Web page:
Instead of creating a wall to secure the sands, local engineers realized that utilizing natural plants would provide a more sustainable solution. Organizers stabilized the bluff with over 3000 native plants whose deep roots serve to hold back the hill and provide a natural habitat for area birds and insects. The area is now designated as a Monarch Butterfly Waystation and many other creatures benefit from the plants and shrubs. The native vegetation also provides a scenic vista to line the Lake while allowing natural sand dunes and grasses to develop.
Sometimes, it takes a disastrous event to cause people to stop and reassess what is best on the path forward. I doubt that people would have invested the effort to intentionally create a natural ecosystem on the bluff if the stormwater had not severely damaged it but the end result is an enhancement.
As you live through your own version of bluff collapse, take advantage of the opportunity to rethink what comes next. You have a chance to rebuild in a way that is better.
Too often we default to thinking that to do more, we need to acquire more but a local store showed that is not always the case. Best Buy leveraged its existing resources by identifying the languages spoken by its employees and making a simple poster that lets people know this diversity was available.
Photos of the staff included information about which languages they were fluent in and others that they understood. It also included a “hello, my name is…” in those languages.
Even in our small town in the Heartland, that day there were associates who could communicate in Hindi, Arabic, German, Spanish, Italian, Portuguese and French. How welcoming for customers who also spoke those languages, especially when trying to communicate a problem to the Geek Squad.
Think about what resources you have in your organization that you could more intentionally share. Est-ce que tu parles français?
In their new book Leading with Gratitude, authors Adrian Gostick and Chester Elton write that there are two aspects to appreciation: seeing it and expressing it. “Gratitude is not just giving credit where it’s due, it’s knowing where it’s due,” they write.
People must cultivate the first skill of seeing opportunities to recognize before they are able to provide that feedback to others. They theorize that managers are often “hyper-focused on finding problems,” and as a result spend more time on what is going wrong instead of going right. Creating a culture of gratitude begins with seeing small wins and creating milestones that will provide reward markers along the way.
Once you see positive behavior, their mantra is “give it now, give it often, and don’t be afraid.” They point out that the championship trophy is given right after the game, not at the next practice or meeting. Immediately tying appreciation to action is a more powerful expression of gratitude than waiting, and, if it’s genuine, leaders can never give too much of it.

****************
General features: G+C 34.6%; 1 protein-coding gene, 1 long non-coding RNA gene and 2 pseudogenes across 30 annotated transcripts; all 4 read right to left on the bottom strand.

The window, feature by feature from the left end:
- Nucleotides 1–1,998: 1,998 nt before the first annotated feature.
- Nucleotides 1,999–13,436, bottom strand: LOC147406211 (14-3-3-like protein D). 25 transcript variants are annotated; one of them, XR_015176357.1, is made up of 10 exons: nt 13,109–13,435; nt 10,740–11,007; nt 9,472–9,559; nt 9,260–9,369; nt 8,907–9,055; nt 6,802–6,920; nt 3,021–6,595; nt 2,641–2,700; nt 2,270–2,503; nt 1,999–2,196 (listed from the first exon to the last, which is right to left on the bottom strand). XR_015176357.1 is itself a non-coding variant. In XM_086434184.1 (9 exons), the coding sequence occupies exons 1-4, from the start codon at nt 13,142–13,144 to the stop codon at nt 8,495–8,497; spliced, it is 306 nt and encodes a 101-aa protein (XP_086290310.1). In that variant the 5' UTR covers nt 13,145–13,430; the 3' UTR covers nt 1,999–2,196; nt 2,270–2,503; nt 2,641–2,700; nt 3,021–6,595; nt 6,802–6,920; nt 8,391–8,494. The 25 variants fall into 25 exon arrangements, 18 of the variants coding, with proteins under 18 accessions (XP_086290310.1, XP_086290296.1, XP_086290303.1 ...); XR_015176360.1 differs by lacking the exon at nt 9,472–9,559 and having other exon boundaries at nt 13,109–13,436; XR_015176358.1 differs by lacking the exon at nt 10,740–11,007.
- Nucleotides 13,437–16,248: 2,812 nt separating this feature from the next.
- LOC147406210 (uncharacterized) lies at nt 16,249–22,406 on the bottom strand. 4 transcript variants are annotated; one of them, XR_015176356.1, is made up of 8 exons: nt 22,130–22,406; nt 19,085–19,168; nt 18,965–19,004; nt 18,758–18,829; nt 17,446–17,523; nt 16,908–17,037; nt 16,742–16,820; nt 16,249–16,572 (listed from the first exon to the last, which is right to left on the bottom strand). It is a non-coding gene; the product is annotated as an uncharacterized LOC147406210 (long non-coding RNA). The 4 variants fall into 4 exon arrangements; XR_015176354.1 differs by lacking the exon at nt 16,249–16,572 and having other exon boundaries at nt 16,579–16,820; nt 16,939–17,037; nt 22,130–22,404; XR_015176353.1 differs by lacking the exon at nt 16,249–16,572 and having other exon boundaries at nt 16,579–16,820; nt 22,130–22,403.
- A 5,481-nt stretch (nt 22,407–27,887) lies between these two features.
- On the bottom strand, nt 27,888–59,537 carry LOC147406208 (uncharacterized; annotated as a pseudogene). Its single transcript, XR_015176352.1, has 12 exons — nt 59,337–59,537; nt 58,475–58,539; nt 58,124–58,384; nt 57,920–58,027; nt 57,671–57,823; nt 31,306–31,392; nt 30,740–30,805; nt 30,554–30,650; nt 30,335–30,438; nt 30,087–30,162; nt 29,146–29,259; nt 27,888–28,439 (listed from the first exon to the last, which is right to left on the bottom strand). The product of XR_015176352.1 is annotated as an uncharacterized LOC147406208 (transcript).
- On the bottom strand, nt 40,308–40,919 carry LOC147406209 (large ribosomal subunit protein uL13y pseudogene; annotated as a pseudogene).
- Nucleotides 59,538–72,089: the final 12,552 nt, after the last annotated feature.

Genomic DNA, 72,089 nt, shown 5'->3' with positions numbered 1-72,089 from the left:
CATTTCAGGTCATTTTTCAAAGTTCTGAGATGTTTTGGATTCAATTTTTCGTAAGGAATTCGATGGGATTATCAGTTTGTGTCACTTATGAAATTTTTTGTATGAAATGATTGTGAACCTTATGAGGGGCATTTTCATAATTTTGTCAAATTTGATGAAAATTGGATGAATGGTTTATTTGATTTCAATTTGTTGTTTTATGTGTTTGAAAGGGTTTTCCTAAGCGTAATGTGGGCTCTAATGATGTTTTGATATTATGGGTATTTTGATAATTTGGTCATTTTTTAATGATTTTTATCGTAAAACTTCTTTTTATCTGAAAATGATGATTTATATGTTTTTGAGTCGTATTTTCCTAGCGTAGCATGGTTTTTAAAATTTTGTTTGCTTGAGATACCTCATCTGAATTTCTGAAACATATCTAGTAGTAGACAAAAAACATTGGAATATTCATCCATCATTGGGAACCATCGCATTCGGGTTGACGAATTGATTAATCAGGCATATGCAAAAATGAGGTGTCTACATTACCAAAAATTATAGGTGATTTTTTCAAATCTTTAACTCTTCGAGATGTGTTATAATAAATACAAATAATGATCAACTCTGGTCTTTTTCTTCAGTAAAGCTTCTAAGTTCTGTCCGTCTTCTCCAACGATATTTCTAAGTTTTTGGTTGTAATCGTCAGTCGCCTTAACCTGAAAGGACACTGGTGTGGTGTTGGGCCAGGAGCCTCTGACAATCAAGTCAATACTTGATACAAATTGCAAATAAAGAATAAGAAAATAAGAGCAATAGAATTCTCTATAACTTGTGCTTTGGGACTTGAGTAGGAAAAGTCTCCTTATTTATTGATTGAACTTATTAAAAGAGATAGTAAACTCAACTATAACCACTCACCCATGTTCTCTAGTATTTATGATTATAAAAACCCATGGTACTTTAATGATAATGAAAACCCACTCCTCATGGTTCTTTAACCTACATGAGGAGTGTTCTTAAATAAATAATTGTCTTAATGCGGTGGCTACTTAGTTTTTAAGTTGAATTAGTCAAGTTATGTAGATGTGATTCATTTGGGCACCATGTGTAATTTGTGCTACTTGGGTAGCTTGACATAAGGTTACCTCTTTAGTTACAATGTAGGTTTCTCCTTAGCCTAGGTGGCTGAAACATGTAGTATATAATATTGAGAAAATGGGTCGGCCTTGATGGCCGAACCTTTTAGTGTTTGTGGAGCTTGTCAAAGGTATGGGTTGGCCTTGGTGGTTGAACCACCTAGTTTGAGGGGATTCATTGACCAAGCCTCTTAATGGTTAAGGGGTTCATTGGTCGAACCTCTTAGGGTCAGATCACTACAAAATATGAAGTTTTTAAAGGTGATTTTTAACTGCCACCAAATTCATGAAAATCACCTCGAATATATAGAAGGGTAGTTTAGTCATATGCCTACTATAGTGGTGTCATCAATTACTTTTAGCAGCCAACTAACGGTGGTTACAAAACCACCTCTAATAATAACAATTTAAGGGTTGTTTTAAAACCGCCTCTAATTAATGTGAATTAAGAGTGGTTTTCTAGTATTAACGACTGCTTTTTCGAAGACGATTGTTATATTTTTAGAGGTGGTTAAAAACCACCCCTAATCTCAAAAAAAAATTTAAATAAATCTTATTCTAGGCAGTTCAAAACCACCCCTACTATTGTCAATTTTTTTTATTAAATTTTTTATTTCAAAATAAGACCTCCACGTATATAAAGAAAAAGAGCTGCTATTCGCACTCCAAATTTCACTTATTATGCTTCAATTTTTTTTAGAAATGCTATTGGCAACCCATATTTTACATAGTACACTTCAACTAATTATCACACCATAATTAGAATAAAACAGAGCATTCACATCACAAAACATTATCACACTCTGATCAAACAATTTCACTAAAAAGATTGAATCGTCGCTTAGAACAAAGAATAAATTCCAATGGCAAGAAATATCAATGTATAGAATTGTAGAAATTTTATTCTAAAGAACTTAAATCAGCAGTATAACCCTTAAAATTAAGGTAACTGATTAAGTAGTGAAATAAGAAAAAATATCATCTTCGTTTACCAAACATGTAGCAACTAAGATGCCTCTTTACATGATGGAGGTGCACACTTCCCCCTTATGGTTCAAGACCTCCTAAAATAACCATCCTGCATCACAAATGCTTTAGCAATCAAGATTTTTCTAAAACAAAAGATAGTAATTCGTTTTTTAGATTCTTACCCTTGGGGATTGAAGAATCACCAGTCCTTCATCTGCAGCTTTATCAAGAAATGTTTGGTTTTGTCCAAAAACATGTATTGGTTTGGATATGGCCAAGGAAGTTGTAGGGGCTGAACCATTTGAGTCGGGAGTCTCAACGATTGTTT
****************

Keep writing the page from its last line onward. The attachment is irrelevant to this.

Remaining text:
Think about on which side of the equation you need to be more intentional. Do you need to work on your “seeing” — paying more attention to what is working, who is making contributions behind-the-scenes or noticing progress along the journey? Or is your challenge “expressing” – taking the time to write a quick note, acknowledging someone’s behavior or publicly thanking a team?
Learning to lead with gratitude – as a manager, parent, coach or in any other role – is a skill that requires practice like any other. Strengthen your “seeing” or “expressing” muscles with a bit more intentionality today.
I unexpectedly had an hour free in Milwaukee this week and capitalized on it by going to the shores of Lake Michigan. Even though I was only a few miles from the heart of downtown, it seemed like a million miles away. I encountered only a handful of people. Heard waves instead of traffic. Saw multiple shades of blue and the sun glistening on the water. Sat on the bench and let the wind carry away all my thoughts.
After only an hour, I came back refreshed and renewed in a way that only nature can do.
For many, the only fresh air they breathe in a day is between their car and the office. Don’t let that be you. Instead, experiment with a 15-minute immersion in nature and see what impact it can have on your mood and focus. A walk around the building is much more of an energizer than the candy bar you are hoping provides the same effect and a few minutes sitting outside on a bench during your lunch hour will make you more productive in the hours that follow. Walking the dog around the block can even be more relaxing than an hour of television.
Not every city is lucky enough to be along a Great Lake but everywhere has pockets of the outdoors that can become a refuge for you. Don’t let this free, accessible mental health elixir go to waste.